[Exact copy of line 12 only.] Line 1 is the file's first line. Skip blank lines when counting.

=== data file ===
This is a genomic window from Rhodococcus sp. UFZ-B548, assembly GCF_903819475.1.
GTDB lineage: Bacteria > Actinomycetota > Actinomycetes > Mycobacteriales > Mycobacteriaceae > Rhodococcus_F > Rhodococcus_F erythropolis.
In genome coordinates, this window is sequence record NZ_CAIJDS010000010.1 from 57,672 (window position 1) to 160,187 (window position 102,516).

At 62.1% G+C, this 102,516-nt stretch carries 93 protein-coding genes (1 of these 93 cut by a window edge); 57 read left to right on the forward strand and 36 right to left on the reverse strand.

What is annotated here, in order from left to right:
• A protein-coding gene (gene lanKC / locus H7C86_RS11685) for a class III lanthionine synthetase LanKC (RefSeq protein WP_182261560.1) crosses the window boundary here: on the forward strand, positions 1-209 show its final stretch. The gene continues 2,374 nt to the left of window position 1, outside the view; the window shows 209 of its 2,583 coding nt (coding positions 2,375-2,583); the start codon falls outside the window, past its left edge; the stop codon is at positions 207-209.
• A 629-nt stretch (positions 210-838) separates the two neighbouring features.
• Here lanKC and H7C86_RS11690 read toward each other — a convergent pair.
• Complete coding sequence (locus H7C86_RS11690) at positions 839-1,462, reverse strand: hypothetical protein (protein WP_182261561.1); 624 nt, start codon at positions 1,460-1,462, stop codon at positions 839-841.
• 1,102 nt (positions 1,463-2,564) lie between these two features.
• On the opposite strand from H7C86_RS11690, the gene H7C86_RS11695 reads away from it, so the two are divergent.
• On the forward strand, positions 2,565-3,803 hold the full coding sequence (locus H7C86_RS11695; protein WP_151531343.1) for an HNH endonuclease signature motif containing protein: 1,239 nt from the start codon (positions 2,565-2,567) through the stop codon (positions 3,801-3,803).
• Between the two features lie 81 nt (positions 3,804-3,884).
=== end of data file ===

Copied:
• On the forward strand, positions 2,565-3,803 hold the full coding sequence (locus H7C86_RS11695; protein WP_151531343.1) for an HNH endonuclease signature motif containing protein: 1,239 nt from the start codon (positions 2,565-2,567) through the stop codon (positions 3,801-3,803).